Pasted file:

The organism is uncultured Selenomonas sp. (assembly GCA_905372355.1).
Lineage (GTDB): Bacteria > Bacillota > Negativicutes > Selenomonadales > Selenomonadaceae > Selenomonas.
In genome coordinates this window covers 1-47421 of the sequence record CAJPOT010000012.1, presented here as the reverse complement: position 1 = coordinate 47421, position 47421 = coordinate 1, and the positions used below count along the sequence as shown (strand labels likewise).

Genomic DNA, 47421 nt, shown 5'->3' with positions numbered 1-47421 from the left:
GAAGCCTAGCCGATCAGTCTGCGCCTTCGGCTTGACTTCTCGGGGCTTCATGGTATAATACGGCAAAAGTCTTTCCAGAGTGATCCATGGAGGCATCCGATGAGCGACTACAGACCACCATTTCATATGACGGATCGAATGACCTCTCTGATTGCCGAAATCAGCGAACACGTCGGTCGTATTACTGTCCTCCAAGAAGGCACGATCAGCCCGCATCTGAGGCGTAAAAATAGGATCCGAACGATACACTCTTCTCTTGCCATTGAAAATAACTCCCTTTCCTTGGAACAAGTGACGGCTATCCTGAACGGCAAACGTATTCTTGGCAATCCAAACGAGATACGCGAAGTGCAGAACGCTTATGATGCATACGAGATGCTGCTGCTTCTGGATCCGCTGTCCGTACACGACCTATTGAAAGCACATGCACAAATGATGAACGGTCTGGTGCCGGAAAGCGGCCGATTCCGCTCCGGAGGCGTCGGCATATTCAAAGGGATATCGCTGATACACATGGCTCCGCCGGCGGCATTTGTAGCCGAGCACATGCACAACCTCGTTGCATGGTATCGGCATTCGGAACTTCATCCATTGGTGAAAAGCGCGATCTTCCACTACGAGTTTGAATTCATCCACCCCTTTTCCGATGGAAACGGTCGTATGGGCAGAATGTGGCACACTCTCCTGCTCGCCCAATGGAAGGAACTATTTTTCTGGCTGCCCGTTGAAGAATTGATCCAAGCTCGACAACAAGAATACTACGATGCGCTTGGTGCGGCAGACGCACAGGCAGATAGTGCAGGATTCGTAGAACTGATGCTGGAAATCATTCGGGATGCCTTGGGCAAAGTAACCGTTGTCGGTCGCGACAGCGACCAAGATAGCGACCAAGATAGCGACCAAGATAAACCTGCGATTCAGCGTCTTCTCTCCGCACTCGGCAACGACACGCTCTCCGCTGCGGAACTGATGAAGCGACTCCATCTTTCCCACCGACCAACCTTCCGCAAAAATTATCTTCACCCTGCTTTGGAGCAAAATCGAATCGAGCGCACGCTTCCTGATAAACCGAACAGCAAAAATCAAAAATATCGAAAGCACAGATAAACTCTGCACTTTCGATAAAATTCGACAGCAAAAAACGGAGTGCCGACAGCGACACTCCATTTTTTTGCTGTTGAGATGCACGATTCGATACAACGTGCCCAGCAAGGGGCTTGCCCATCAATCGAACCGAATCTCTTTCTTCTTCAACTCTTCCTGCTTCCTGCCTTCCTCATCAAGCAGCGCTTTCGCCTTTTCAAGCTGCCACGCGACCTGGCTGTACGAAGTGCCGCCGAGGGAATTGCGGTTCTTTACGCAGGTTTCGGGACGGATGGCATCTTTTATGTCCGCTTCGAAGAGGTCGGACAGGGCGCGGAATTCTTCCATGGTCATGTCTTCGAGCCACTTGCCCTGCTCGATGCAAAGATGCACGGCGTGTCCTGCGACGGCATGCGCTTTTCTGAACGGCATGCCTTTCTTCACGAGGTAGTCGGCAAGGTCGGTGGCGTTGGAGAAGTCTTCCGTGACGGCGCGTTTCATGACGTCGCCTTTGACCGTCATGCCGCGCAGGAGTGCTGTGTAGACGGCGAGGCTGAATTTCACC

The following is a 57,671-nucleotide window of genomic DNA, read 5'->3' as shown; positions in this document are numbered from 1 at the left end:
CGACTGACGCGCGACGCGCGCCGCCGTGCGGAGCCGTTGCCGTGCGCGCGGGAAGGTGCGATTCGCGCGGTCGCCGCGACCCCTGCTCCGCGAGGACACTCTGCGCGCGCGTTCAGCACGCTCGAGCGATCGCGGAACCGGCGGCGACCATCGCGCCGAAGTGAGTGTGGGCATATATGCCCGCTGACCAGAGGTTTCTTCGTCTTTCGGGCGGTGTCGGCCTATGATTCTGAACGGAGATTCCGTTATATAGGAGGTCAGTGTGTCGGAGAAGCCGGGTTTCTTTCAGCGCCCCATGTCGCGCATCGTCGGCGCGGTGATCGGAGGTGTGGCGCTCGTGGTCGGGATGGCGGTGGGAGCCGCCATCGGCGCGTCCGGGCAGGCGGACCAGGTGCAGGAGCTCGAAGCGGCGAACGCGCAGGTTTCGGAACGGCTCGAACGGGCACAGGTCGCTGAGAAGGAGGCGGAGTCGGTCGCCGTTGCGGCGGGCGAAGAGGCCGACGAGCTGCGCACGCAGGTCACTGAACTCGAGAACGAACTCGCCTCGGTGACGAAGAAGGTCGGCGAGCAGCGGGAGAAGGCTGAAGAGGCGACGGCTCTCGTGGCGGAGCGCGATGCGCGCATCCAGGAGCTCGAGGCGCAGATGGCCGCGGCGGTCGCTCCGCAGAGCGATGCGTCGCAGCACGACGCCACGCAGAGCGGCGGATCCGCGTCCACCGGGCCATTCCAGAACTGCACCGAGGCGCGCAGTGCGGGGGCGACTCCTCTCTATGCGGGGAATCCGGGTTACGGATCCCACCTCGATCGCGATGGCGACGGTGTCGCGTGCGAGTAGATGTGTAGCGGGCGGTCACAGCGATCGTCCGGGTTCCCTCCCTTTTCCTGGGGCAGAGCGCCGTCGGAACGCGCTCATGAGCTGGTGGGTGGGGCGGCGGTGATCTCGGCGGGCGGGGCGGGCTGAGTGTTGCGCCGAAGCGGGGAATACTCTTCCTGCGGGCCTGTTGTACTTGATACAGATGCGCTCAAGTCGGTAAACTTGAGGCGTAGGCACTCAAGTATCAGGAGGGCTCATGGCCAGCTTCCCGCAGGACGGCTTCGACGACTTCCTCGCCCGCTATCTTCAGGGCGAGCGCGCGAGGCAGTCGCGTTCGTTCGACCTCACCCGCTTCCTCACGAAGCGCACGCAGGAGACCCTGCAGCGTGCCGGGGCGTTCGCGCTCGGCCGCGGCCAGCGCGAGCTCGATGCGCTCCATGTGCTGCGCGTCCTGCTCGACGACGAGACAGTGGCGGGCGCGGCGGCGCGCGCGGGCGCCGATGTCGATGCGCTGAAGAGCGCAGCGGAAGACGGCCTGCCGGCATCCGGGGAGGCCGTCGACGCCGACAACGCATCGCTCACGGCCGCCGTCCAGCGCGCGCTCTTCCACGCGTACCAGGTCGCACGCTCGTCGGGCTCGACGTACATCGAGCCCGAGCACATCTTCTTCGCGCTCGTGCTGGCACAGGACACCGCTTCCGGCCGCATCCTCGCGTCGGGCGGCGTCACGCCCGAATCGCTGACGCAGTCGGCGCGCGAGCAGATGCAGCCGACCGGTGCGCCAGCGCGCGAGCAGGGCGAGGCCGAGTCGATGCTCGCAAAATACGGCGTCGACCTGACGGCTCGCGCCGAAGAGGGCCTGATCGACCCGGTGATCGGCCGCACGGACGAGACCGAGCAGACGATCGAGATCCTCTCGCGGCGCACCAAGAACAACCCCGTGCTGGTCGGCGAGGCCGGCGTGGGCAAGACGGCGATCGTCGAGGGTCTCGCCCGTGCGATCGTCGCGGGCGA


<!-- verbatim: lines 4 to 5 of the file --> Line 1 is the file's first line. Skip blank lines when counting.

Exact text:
Genomic DNA, 47421 nt, shown 5'->3' with positions numbered 1-47421 from the left:
GAAGCCTAGCCGATCAGTCTGCGCCTTCGGCTTGACTTCTCGGGGCTTCATGGTATAATACGGCAAAAGTCTTTCCAGAGTGATCCATGGAGGCATCCGATGAGCGACTACAGACCACCATTTCATATGACGGATCGAATGACCTCTCTGATTGCCGAAATCAGCGAACACGTCGGTCGTATTACTGTCCTCCAAGAAGGCACGATCAGCCCGCATCTGAGGCGTAAAAATAGGATCCGAACGATACACTCTTCTCTTGCCATTGAAAATAACTCCCTTTCCTTGGAACAAGTGACGGCTATCCTGAACGGCAAACGTATTCTTGGCAATCCAAACGAGATACGCGAAGTGCAGAACGCTTATGATGCATACGAGATGCTGCTGCTTCTGGATCCGCTGTCCGTACACGACCTATTGAAAGCACATGCACAAATGATGAACGGTCTGGTGCCGGAAAGCGGCCGATTCCGCTCCGGAGGCGTCGGCATATTCAAAGGGATATCGCTGATACACATGGCTCCGCCGGCGGCATTTGTAGCCGAGCACATGCACAACCTCGTTGCATGGTATCGGCATTCGGAACTTCATCCATTGGTGAAAAGCGCGATCTTCCACTACGAGTTTGAATTCATCCACCCCTTTTCCGATGGAAACGGTCGTATGGGCAGAATGTGGCACACTCTCCTGCTCGCCCAATGGAAGGAACTATTTTTCTGGCTGCCCGTTGAAGAATTGATCCAAGCTCGACAACAAGAATACTACGATGCGCTTGGTGCGGCAGACGCACAGGCAGATAGTGCAGGATTCGTAGAACTGATGCTGGAAATCATTCGGGATGCCTTGGGCAAAGTAACCGTTGTCGGTCGCGACAGCGACCAAGATAGCGACCAAGATAGCGACCAAGATAAACCTGCGATTCAGCGTCTTCTCTCCGCACTCGGCAACGACACGCTCTCCGCTGCGGAACTGATGAAGCGACTCCATCTTTCCCACCGACCAACCTTCCGCAAAAATTATCTTCACCCTGCTTTGGAGCAAAATCGAATCGAGCGCACGCTTCCTGATAAACCGAACAGCAAAAATCAAAAATATCGAAAGCACAGATAAACTCTGCACTTTCGATAAAATTCGACAGCAAAAAACGGAGTGCCGACAGCGACACTCCATTTTTTTGCTGTTGAGATGCACGATTCGATACAACGTGCCCAGCAAGGGGCTTGCCCATCAATCGAACCGAATCTCTTTCTTCTTCAACTCTTCCTGCTTCCTGCCTTCCTCATCAAGCAGCGCTTTCGCCTTTTCAAGCTGCCACGCGACCTGGCTGTACGAAGTGCCGCCGAGGGAATTGCGGTTCTTTACGCAGGTTTCGGGACGGATGGCATCTTTTATGTCCGCTTCGAAGAGGTCGGACAGGGCGCGGAATTCTTCCATGGTCATGTCTTCGAGCCACTTGCCCTGCTCGATGCAAAGATGCACGGCGTGTCCTGCGACGGCATGCGCTTTTCTGAACGGCATGCCTTTCTTCACGAGGTAGTCGGCAAGGTCGGTGGCGTTGGAGAAGTCTTCCGTGACGGCGCGTTTCATGACGTCGCCTTTGACCGTCATGCCGCGCAGGAGTGCTGTGTAGACGGCGAGGCTGAATTTCACC